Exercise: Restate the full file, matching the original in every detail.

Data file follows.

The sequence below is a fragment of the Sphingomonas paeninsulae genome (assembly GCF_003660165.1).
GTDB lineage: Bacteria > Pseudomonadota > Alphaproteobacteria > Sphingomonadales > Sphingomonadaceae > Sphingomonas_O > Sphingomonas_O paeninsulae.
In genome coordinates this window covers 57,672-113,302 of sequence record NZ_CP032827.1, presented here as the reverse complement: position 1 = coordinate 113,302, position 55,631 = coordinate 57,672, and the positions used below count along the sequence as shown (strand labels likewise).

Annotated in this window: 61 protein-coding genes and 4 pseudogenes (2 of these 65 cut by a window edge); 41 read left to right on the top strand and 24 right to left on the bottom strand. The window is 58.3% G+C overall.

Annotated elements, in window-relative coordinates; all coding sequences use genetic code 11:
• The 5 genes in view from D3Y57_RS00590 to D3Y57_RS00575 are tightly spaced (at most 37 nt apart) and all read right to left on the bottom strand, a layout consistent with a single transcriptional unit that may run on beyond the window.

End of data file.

The sequence below is a fragment of the Sphingomonas paeninsulae genome (assembly GCF_003660165.1).
GTDB lineage: Bacteria > Pseudomonadota > Alphaproteobacteria > Sphingomonadales > Sphingomonadaceae > Sphingomonas_O > Sphingomonas_O paeninsulae.
In genome coordinates this window covers 57,672-113,302 of sequence record NZ_CP032827.1, presented here as the reverse complement: position 1 = coordinate 113,302, position 55,631 = coordinate 57,672, and the positions used below count along the sequence as shown (strand labels likewise).

Annotated in this window: 61 protein-coding genes and 4 pseudogenes (2 of these 65 cut by a window edge); 41 read left to right on the top strand and 24 right to left on the bottom strand. The window is 58.3% G+C overall.

Annotated elements, in window-relative coordinates; all coding sequences use genetic code 11:
• The 5 genes in view from D3Y57_RS00590 to D3Y57_RS00575 are tightly spaced (at most 37 nt apart) and all read right to left on the bottom strand, a layout consistent with a single transcriptional unit that may run on beyond the window.